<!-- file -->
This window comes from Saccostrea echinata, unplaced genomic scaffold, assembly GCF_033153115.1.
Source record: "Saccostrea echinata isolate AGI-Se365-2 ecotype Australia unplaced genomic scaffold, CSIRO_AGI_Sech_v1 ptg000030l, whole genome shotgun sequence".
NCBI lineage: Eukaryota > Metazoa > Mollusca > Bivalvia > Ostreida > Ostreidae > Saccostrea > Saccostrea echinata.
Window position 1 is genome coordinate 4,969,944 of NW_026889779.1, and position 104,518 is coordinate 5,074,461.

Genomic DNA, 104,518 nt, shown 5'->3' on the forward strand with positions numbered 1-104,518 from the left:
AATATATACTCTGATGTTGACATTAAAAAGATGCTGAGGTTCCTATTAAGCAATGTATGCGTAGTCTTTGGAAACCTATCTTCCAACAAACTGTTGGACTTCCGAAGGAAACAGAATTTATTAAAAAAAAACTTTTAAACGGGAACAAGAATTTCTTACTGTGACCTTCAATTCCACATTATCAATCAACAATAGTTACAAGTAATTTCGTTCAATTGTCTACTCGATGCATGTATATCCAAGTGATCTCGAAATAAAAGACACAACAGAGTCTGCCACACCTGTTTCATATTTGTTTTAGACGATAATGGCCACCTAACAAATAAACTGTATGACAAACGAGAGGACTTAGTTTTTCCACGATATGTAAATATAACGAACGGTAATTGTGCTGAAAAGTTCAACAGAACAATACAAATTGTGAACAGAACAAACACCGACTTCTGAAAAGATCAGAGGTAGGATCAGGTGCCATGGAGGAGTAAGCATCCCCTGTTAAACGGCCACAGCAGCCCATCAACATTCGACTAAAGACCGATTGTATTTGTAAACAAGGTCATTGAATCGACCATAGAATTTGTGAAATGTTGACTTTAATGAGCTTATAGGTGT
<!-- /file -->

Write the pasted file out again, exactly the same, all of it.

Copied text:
This window comes from Saccostrea echinata, unplaced genomic scaffold, assembly GCF_033153115.1.
Source record: "Saccostrea echinata isolate AGI-Se365-2 ecotype Australia unplaced genomic scaffold, CSIRO_AGI_Sech_v1 ptg000030l, whole genome shotgun sequence".
NCBI lineage: Eukaryota > Metazoa > Mollusca > Bivalvia > Ostreida > Ostreidae > Saccostrea > Saccostrea echinata.
Window position 1 is genome coordinate 4,969,944 of NW_026889779.1, and position 104,518 is coordinate 5,074,461.

Genomic DNA, 104,518 nt, shown 5'->3' on the forward strand with positions numbered 1-104,518 from the left:
AATATATACTCTGATGTTGACATTAAAAAGATGCTGAGGTTCCTATTAAGCAATGTATGCGTAGTCTTTGGAAACCTATCTTCCAACAAACTGTTGGACTTCCGAAGGAAACAGAATTTATTAAAAAAAAACTTTTAAACGGGAACAAGAATTTCTTACTGTGACCTTCAATTCCACATTATCAATCAACAATAGTTACAAGTAATTTCGTTCAATTGTCTACTCGATGCATGTATATCCAAGTGATCTCGAAATAAAAGACACAACAGAGTCTGCCACACCTGTTTCATATTTGTTTTAGACGATAATGGCCACCTAACAAATAAACTGTATGACAAACGAGAGGACTTAGTTTTTCCACGATATGTAAATATAACGAACGGTAATTGTGCTGAAAAGTTCAACAGAACAATACAAATTGTGAACAGAACAAACACCGACTTCTGAAAAGATCAGAGGTAGGATCAGGTGCCATGGAGGAGTAAGCATCCCCTGTTAAACGGCCACAGCAGCCCATCAACATTCGACTAAAGACCGATTGTATTTGTAAACAAGGTCATTGAATCGACCATAGAATTTGTGAAATGTTGACTTTAATGAGCTTATAGGTGT